This has particularly angered Arvada, which has long aspired to become more than just a bedroom community for Denver - a distinction that Boulder, with its vital commercial economy, has. Over the years, Arvada officials have backed a number of large commercial and industrial projects. The most grandiose was the 18,000-acre Jefferson Center, a mixed-use development designed to draw workers to Arvada. The project ran into numerous setbacks, including opposition from neighbors, but the coup de grace came nearly two years ago when Boulder purchased a 1,500-acre chunk of open space that was at the heart of the project.
"If Arvada and Boulder were separate countries, Arvada would have declared war by now," says Dave Chandler, a Sierra Club activist who has run unsuccessfully for the Arvada city council.
It came as no surprise to many that Arvada would resist the idea of a completely undeveloped Rocky Flats. As Chandler says, "There's little space left to develop, and Rocky Flats is one of them."
Last June, Arvada's mayor, Kenneth Fellman, wrote letters to Udall and Republican Sen. Wayne Allard saying that Rocky Flats should be placed under local control so that the surrounding communities could benefit economically from the closure. The city also raised concerns that an open-space designation would translate into a less thorough federal cleanup.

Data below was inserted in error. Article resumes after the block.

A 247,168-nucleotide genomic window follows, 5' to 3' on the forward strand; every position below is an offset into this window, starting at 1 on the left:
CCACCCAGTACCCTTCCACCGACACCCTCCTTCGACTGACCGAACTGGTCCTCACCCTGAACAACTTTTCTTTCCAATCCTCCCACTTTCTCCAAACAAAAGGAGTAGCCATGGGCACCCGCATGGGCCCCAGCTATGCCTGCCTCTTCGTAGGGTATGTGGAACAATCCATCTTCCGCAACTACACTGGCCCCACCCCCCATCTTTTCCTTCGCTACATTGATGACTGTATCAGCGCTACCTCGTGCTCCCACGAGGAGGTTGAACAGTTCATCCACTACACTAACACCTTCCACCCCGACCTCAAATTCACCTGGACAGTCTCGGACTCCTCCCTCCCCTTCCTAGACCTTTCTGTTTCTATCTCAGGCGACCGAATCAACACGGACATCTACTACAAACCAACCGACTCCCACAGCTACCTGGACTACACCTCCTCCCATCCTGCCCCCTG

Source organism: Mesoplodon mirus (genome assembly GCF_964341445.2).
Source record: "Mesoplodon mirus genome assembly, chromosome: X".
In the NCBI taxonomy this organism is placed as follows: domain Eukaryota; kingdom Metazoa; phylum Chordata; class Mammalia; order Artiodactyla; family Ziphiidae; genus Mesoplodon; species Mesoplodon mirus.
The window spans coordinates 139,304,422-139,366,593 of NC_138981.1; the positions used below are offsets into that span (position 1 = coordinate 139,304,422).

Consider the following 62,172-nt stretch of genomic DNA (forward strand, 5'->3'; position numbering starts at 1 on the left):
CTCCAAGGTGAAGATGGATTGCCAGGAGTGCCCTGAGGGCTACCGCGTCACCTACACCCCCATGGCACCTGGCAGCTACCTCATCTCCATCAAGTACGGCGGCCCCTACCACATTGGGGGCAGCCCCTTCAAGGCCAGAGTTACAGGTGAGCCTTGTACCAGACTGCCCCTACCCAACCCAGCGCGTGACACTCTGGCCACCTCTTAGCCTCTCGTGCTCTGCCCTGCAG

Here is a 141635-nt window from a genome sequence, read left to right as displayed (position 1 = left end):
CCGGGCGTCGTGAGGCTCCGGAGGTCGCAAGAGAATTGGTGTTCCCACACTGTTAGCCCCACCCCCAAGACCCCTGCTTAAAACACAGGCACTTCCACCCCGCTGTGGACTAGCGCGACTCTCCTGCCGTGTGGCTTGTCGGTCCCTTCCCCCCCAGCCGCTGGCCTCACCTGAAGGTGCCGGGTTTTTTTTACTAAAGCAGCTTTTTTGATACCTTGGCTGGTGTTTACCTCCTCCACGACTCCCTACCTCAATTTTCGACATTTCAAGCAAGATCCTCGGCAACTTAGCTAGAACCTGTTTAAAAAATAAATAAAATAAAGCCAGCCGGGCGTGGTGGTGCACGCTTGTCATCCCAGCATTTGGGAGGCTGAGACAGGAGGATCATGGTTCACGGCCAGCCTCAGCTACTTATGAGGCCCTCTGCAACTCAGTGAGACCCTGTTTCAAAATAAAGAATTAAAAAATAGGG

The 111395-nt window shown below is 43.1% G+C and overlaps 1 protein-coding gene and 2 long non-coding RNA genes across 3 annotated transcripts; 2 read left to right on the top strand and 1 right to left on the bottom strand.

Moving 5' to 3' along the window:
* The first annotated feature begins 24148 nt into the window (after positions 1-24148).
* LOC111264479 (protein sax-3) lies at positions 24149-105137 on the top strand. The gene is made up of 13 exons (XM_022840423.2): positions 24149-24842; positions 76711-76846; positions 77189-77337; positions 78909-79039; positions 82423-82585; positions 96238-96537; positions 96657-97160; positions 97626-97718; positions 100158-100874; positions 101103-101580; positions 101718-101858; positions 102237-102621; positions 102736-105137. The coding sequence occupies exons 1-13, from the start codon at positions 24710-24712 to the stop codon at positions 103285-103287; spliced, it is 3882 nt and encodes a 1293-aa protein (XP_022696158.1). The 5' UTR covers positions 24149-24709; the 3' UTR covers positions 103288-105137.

"The feds had it for 50 years and they haven't been good stewards," said Arvada city council member Lorraine Anderson. "It's not going to be a high priority if it remains in federal hands."
"The bottom line is we want a proper cleanup," echoed Fellman. "The designation of open space doesn't maximize that. We ought to keep open a range of options."
Arvada added more fuel to the fire when it hired a powerful Washington, D.C., lobbying firm to represent its interest in Rocky Flats legislation.
"Arvada's cards are finally on the table," said Doris DePenning of Friends of the Foothills, an activist group that supported the Udall legislation. "They never met a developer they didn't like."
By the end of the summer, though, Arvada's isolated position met pressure it couldn't resist. In September, Udall joined forces with Allard to introduce a revised bill that would designate Rocky Flats as a national wildlife refuge. It was backed by the entire Colorado congressional delegation. After enduring blistering criticism in the local newspapers, Arvada retreated. The city recently passed a resolution in support of the bill, saying that it adequately addresses Arvada's concerns over cleanup.